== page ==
Image: Elijah Burgher, Gordon (detail), 2015. Color pencil on paper, 24 x 19 inches. Collection of Thomas Lavin.

6:30pm Nov 27, 2018

Artist-led Walkthrough

with Inka Essenhigh

\\Jennifer Wynne Reeves, //Bittersweet//, 2005. Gouache on paper, 11 x 14 inches. Courtesy of Jennifer Wynne Reeves Estate. \\Jennifer Wynne Reeves, //Bittersweet//, 2005. Gouache on paper, 11 x 14 inches. Courtesy of Jennifer Wynne Reeves Estate. \\Jennifer Wynne Reeves, //Bittersweet//, 2005. Gouache on paper, 11 x 14 inches. Courtesy of Jennifer Wynne Reeves Estate.


Jennifer Wynne Reeves, Bittersweet, 2005. Gouache on paper, 11 x 14 inches. Courtesy of Jennifer Wynne Reeves Estate.


Tickets $5 via Eventbrite here


As part of the series The Artist’s Eye, in which an artist who has previously shown at The Drawing Center shares her or his perspective on a current exhibition, New York-based artist Inka Essenhigh will lead a walkthrough ofJennifer Wynne Reeves: All Right for Now. (Essenhigh’s stairwell installation Manhattanhenge is on view at The Drawing Center through summer 2019.) Essenhigh will be joined in the walkthrough by Matthew Weinstein.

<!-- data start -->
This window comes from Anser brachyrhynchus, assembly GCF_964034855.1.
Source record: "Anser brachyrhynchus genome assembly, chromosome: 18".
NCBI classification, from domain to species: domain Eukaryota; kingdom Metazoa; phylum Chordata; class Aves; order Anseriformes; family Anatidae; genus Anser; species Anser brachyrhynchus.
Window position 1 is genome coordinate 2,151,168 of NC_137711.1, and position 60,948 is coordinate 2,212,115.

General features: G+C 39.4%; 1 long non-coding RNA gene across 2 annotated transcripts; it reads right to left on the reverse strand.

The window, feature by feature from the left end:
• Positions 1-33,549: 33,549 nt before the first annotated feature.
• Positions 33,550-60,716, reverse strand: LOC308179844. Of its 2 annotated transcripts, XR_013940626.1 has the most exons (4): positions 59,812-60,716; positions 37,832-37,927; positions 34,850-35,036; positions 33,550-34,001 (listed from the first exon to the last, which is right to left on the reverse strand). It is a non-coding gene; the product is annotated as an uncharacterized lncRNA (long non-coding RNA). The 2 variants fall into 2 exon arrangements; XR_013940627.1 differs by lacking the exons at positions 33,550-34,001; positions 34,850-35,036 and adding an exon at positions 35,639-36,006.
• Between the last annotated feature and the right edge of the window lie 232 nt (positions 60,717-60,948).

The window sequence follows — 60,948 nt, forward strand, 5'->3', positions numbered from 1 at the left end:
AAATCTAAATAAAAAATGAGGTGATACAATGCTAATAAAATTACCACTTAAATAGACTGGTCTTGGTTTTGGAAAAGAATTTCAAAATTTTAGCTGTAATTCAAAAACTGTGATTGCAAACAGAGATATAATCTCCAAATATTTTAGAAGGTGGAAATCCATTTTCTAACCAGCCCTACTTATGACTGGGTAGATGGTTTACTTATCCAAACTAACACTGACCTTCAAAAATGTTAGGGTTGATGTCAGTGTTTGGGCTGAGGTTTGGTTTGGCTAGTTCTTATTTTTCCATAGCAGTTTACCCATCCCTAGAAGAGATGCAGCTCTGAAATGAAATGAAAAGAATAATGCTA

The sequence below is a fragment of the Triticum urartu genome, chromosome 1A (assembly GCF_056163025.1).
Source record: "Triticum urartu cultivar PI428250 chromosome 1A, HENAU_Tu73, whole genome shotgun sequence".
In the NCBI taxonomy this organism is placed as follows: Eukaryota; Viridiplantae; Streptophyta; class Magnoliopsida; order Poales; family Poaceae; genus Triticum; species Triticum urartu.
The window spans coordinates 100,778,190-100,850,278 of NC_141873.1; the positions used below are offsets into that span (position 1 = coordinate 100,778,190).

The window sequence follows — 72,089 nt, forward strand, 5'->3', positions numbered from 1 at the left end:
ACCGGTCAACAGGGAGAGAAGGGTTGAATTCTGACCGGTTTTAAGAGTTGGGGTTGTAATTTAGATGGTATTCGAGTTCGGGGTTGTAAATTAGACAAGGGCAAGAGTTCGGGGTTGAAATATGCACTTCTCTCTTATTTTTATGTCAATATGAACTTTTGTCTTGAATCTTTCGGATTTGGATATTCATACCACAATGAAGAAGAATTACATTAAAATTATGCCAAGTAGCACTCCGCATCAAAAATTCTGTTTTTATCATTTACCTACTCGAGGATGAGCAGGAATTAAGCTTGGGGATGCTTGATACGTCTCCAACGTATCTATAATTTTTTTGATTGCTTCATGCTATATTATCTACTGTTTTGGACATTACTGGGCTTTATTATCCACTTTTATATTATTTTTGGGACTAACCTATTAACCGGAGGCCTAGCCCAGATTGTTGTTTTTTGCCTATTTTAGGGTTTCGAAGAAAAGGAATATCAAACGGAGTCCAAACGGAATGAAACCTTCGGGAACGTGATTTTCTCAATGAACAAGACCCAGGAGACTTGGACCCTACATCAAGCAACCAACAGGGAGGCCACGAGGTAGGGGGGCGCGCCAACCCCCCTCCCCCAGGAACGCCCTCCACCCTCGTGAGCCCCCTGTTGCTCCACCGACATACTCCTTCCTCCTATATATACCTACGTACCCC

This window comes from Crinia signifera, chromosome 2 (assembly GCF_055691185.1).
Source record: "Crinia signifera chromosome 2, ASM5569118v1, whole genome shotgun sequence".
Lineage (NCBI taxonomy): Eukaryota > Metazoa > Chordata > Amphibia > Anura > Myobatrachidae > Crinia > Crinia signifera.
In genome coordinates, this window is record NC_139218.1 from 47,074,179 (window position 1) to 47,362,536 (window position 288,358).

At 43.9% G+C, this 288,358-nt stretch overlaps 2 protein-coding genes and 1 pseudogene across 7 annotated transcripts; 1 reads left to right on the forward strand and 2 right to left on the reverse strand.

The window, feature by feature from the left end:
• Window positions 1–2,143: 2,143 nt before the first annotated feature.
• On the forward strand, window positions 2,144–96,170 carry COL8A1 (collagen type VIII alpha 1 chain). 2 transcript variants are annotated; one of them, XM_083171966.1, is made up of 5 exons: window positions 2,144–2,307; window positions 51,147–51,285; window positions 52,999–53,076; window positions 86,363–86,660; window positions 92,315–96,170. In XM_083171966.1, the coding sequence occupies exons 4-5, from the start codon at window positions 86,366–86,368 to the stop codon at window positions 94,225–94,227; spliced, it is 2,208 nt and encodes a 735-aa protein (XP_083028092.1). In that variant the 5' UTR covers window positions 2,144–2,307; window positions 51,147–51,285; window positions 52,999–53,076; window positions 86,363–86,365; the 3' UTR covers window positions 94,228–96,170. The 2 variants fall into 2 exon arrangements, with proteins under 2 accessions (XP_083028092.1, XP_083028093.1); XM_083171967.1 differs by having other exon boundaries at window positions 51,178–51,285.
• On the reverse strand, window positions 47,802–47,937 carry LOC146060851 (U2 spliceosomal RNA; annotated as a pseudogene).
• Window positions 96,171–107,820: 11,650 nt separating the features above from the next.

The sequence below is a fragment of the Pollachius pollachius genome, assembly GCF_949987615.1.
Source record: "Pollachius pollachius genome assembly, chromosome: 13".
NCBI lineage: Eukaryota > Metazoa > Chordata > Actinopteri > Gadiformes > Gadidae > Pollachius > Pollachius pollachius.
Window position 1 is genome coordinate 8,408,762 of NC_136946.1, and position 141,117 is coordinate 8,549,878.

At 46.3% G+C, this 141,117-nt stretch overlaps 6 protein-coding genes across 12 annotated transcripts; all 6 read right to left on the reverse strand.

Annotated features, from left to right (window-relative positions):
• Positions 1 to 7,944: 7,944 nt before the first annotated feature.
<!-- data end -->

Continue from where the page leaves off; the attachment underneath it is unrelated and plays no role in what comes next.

Image: Jennifer Wynne Reeves, Bittersweet (detail) 2005. Gouache on paper, 11 x 14 inches. Courtesy of Jennifer Wynne Reeves Estate.

6:30pm Dec 13, 2018

Walkthrough

with artist Nathaniel Mary Quinn and Chief Curator Claire Gilman

\\Nathaniel Mary Quinn, //Erica with the Pearl Earring//, 2015. Black charcoal, gouache, soft pastel, oil pastel, oil paint, paint stick, and silver oil pastel on Coventry vellum paper, 25 1/2 x 25 1/2 inches. Collection of Rhona Hoffman.
\\Nathaniel Mary Quinn, //Erica with the Pearl Earring//, 2015. Black charcoal, gouache, soft pastel, oil pastel, oil paint, paint stick, and silver oil pastel on Coventry vellum paper, 25 1/2 x 25 1/2 inches. Collection of Rhona Hoffman.
\\Nathaniel Mary Quinn, //Erica with the Pearl Earring//, 2015. Black charcoal, gouache, soft pastel, oil pastel, oil paint, paint stick, and silver oil pastel on Coventry vellum paper, 25 1/2 x 25 1/2 inches. Collection of Rhona Hoffman.


Nathaniel Mary Quinn, Erica with the Pearl Earring, 2015. Black charcoal, gouache, soft pastel, oil pastel, oil paint, paint stick, and silver oil pastel on Coventry vellum paper, 25 1/2 x 25 1/2 inches. Collection of Rhona Hoffman.


Join artist Nathaniel Mary Quinn and Claire Gilman, Chief Curator of The Drawing Center for a walk-through of the exhibitionFor Opacity. Free admission.

Image: Nathaniel Mary Quinn, Erica with the Pearl Earring (detail), 2015. Black charcoal, gouache, soft pastel, oil pastel, oil paint, paint stick, and silver oil pastel on Coventry vellum paper, 25 1/2 x 25 1/2 inches. Collection of Rhona Hoffman.